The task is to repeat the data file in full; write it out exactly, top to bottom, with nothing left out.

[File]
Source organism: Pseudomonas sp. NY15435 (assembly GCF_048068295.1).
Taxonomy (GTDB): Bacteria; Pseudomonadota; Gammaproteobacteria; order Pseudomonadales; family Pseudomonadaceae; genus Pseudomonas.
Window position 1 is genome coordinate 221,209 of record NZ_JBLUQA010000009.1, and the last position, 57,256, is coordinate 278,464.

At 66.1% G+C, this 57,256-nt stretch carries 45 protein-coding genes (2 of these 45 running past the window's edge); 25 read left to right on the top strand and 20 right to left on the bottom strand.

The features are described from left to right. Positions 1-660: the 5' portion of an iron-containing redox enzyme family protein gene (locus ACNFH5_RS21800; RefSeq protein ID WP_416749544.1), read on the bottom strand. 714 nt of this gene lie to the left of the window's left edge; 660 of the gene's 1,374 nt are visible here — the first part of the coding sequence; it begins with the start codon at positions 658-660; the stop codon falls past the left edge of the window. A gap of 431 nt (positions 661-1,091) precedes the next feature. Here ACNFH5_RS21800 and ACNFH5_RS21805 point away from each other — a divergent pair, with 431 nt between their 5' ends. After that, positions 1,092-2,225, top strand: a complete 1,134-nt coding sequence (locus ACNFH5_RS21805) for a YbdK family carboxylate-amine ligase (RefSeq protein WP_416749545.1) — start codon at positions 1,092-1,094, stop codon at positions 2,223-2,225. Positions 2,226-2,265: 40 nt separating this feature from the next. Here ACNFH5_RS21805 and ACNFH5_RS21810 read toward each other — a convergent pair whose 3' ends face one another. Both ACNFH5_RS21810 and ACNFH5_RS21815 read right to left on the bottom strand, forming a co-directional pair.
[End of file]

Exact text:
Source organism: Pseudomonas sp. NY15435 (assembly GCF_048068295.1).
Taxonomy (GTDB): Bacteria; Pseudomonadota; Gammaproteobacteria; order Pseudomonadales; family Pseudomonadaceae; genus Pseudomonas.
Window position 1 is genome coordinate 221,209 of record NZ_JBLUQA010000009.1, and the last position, 57,256, is coordinate 278,464.

At 66.1% G+C, this 57,256-nt stretch carries 45 protein-coding genes (2 of these 45 running past the window's edge); 25 read left to right on the top strand and 20 right to left on the bottom strand.

The features are described from left to right. Positions 1-660: the 5' portion of an iron-containing redox enzyme family protein gene (locus ACNFH5_RS21800; RefSeq protein ID WP_416749544.1), read on the bottom strand. 714 nt of this gene lie to the left of the window's left edge; 660 of the gene's 1,374 nt are visible here — the first part of the coding sequence; it begins with the start codon at positions 658-660; the stop codon falls past the left edge of the window. A gap of 431 nt (positions 661-1,091) precedes the next feature. Here ACNFH5_RS21800 and ACNFH5_RS21805 point away from each other — a divergent pair, with 431 nt between their 5' ends. After that, positions 1,092-2,225, top strand: a complete 1,134-nt coding sequence (locus ACNFH5_RS21805) for a YbdK family carboxylate-amine ligase (RefSeq protein WP_416749545.1) — start codon at positions 1,092-1,094, stop codon at positions 2,223-2,225. Positions 2,226-2,265: 40 nt separating this feature from the next. Here ACNFH5_RS21805 and ACNFH5_RS21810 read toward each other — a convergent pair whose 3' ends face one another. Both ACNFH5_RS21810 and ACNFH5_RS21815 read right to left on the bottom strand, forming a co-directional pair.